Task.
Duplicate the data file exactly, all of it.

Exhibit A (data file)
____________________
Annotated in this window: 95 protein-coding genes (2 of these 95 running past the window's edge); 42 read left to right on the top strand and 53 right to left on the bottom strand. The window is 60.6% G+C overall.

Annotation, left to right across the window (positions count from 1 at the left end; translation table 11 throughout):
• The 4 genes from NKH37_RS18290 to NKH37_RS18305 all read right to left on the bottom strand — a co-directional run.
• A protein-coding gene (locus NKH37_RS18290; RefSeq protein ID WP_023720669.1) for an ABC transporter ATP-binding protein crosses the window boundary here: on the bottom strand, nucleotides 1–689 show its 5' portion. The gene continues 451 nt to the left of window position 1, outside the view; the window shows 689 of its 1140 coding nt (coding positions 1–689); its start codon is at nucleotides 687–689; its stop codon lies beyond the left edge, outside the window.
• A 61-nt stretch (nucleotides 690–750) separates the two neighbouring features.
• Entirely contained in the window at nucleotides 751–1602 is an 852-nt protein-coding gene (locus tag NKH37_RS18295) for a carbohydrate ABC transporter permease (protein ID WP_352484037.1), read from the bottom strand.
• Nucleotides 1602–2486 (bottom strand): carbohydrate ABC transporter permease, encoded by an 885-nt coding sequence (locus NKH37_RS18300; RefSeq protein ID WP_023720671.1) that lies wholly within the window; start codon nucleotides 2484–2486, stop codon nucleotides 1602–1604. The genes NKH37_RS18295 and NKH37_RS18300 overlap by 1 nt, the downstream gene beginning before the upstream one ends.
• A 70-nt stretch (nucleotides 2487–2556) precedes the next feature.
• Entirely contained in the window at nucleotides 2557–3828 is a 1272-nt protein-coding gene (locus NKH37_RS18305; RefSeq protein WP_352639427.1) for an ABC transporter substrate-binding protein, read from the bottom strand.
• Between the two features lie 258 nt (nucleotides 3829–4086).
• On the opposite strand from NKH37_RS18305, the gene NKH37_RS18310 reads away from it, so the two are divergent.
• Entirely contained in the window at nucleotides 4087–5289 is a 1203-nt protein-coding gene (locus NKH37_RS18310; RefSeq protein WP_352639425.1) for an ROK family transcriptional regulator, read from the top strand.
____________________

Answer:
Annotated in this window: 95 protein-coding genes (2 of these 95 running past the window's edge); 42 read left to right on the top strand and 53 right to left on the bottom strand. The window is 60.6% G+C overall.

Annotation, left to right across the window (positions count from 1 at the left end; translation table 11 throughout):
• The 4 genes from NKH37_RS18290 to NKH37_RS18305 all read right to left on the bottom strand — a co-directional run.
• A protein-coding gene (locus NKH37_RS18290; RefSeq protein ID WP_023720669.1) for an ABC transporter ATP-binding protein crosses the window boundary here: on the bottom strand, nucleotides 1–689 show its 5' portion. The gene continues 451 nt to the left of window position 1, outside the view; the window shows 689 of its 1140 coding nt (coding positions 1–689); its start codon is at nucleotides 687–689; its stop codon lies beyond the left edge, outside the window.
• A 61-nt stretch (nucleotides 690–750) separates the two neighbouring features.
• Entirely contained in the window at nucleotides 751–1602 is an 852-nt protein-coding gene (locus tag NKH37_RS18295) for a carbohydrate ABC transporter permease (protein ID WP_352484037.1), read from the bottom strand.
• Nucleotides 1602–2486 (bottom strand): carbohydrate ABC transporter permease, encoded by an 885-nt coding sequence (locus NKH37_RS18300; RefSeq protein ID WP_023720671.1) that lies wholly within the window; start codon nucleotides 2484–2486, stop codon nucleotides 1602–1604. The genes NKH37_RS18295 and NKH37_RS18300 overlap by 1 nt, the downstream gene beginning before the upstream one ends.
• A 70-nt stretch (nucleotides 2487–2556) precedes the next feature.
• Entirely contained in the window at nucleotides 2557–3828 is a 1272-nt protein-coding gene (locus NKH37_RS18305; RefSeq protein WP_352639427.1) for an ABC transporter substrate-binding protein, read from the bottom strand.
• Between the two features lie 258 nt (nucleotides 3829–4086).
• On the opposite strand from NKH37_RS18305, the gene NKH37_RS18310 reads away from it, so the two are divergent.
• Entirely contained in the window at nucleotides 4087–5289 is a 1203-nt protein-coding gene (locus NKH37_RS18310; RefSeq protein WP_352639425.1) for an ROK family transcriptional regulator, read from the top strand.